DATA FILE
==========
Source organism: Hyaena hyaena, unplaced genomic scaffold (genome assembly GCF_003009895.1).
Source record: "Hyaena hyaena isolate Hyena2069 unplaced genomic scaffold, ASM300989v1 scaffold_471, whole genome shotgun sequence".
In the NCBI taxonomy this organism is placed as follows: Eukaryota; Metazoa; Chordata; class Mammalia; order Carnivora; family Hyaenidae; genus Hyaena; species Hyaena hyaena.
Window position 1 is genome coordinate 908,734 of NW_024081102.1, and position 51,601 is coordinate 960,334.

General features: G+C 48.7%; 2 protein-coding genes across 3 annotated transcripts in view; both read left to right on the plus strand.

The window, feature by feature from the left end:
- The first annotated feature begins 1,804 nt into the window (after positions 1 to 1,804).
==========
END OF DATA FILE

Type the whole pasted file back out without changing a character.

Source organism: Hyaena hyaena, unplaced genomic scaffold (genome assembly GCF_003009895.1).
Source record: "Hyaena hyaena isolate Hyena2069 unplaced genomic scaffold, ASM300989v1 scaffold_471, whole genome shotgun sequence".
In the NCBI taxonomy this organism is placed as follows: Eukaryota; Metazoa; Chordata; class Mammalia; order Carnivora; family Hyaenidae; genus Hyaena; species Hyaena hyaena.
Window position 1 is genome coordinate 908,734 of NW_024081102.1, and position 51,601 is coordinate 960,334.

General features: G+C 48.7%; 2 protein-coding genes across 3 annotated transcripts in view; both read left to right on the plus strand.

The window, feature by feature from the left end:
- The first annotated feature begins 1,804 nt into the window (after positions 1 to 1,804).